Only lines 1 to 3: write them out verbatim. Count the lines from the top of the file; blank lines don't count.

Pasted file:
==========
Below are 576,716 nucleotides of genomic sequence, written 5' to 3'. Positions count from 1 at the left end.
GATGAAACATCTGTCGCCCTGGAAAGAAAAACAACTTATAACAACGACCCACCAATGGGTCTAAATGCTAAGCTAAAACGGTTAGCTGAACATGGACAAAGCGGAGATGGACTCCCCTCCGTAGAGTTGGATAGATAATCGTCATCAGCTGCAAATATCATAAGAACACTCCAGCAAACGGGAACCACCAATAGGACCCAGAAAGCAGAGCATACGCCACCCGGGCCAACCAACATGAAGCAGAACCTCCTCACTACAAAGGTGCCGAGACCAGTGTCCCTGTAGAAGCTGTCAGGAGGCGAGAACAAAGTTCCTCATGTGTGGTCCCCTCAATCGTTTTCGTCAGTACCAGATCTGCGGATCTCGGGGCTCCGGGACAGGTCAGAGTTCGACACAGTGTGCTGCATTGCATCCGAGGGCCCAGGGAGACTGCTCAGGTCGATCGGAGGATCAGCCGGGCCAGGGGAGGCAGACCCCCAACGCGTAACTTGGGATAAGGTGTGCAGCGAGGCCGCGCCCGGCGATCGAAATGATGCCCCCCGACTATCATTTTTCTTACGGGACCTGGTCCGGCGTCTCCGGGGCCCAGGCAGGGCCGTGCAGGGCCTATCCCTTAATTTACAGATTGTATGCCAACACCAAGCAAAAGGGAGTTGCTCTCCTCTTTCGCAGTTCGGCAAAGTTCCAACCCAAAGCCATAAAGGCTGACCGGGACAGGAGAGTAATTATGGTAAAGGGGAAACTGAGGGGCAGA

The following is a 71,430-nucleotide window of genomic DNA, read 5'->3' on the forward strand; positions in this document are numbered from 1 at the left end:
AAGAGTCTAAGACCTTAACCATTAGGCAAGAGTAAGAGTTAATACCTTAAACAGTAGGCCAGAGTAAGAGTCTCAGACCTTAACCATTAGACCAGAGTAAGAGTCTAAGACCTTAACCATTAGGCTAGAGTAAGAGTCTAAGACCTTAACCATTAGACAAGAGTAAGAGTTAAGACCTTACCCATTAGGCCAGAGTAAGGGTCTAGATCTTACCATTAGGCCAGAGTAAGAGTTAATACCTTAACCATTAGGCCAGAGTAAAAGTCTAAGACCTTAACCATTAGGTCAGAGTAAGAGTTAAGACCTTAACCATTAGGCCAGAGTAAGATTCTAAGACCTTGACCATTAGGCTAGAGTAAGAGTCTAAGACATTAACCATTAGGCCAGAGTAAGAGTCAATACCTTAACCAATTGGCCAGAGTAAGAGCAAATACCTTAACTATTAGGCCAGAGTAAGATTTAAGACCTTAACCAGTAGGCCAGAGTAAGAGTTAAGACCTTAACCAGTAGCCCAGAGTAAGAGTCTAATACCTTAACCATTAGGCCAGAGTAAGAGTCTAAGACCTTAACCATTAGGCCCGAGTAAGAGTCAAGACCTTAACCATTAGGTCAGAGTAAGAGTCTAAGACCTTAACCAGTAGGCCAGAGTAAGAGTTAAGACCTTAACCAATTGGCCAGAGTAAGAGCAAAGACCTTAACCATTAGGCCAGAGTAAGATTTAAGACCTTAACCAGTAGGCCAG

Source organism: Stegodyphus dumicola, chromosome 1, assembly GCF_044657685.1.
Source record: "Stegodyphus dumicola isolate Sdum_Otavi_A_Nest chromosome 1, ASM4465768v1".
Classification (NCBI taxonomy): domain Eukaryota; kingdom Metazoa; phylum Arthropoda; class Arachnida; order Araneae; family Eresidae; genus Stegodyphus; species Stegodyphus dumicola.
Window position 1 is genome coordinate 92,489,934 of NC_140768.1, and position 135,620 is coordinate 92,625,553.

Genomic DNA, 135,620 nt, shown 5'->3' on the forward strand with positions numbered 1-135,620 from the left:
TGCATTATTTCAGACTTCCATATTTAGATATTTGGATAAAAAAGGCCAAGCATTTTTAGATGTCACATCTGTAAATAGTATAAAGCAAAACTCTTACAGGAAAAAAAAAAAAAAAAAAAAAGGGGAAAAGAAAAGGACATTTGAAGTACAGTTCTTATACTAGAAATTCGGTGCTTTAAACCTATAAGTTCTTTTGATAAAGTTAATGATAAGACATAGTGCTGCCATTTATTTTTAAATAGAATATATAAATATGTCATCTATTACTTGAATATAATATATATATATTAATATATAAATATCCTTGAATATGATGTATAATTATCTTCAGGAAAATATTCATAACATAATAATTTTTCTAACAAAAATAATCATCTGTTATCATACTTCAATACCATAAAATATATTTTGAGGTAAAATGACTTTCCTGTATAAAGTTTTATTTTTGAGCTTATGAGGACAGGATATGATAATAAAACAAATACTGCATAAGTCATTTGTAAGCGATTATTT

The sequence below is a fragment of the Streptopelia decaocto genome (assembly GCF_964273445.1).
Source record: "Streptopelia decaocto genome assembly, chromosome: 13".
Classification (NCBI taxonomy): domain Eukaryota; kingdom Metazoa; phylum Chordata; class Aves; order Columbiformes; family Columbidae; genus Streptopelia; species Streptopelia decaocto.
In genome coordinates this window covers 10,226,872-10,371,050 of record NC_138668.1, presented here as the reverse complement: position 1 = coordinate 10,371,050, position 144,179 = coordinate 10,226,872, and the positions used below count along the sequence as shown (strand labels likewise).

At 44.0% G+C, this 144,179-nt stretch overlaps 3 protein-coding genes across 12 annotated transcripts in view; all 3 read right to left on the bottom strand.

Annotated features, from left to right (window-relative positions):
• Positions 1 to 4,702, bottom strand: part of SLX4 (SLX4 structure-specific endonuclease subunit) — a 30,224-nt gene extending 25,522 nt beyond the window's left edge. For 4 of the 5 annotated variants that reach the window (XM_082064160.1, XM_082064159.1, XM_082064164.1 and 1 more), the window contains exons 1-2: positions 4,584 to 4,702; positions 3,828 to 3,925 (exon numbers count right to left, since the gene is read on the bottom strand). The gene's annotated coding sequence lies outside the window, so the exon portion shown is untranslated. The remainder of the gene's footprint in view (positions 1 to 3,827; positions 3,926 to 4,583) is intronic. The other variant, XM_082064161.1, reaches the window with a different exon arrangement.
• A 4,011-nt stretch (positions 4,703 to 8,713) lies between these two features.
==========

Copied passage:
Below are 576,716 nucleotides of genomic sequence, written 5' to 3'. Positions count from 1 at the left end.
GATGAAACATCTGTCGCCCTGGAAAGAAAAACAACTTATAACAACGACCCACCAATGGGTCTAAATGCTAAGCTAAAACGGTTAGCTGAACATGGACAAAGCGGAGATGGACTCCCCTCCGTAGAGTTGGATAGATAATCGTCATCAGCTGCAAATATCATAAGAACACTCCAGCAAACGGGAACCACCAATAGGACCCAGAAAGCAGAGCATACGCCACCCGGGCCAACCAACATGAAGCAGAACCTCCTCACTACAAAGGTGCCGAGACCAGTGTCCCTGTAGAAGCTGTCAGGAGGCGAGAACAAAGTTCCTCATGTGTGGTCCCCTCAATCGTTTTCGTCAGTACCAGATCTGCGGATCTCGGGGCTCCGGGACAGGTCAGAGTTCGACACAGTGTGCTGCATTGCATCCGAGGGCCCAGGGAGACTGCTCAGGTCGATCGGAGGATCAGCCGGGCCAGGGGAGGCAGACCCCCAACGCGTAACTTGGGATAAGGTGTGCAGCGAGGCCGCGCCCGGCGATCGAAATGATGCCCCCCGACTATCATTTTTCTTACGGGACCTGGTCCGGCGTCTCCGGGGCCCAGGCAGGGCCGTGCAGGGCCTATCCCTTAATTTACAGATTGTATGCCAACACCAAGCAAAAGGGAGTTGCTCTCCTCTTTCGCAGTTCGGCAAAGTTCCAACCCAAAGCCATAAAGGCTGACCGGGACAGGAGAGTAATTATGGTAAAGGGGAAACTGAGGGGCAGA

The following is a 71,430-nucleotide window of genomic DNA, read 5'->3' on the forward strand; positions in this document are numbered from 1 at the left end: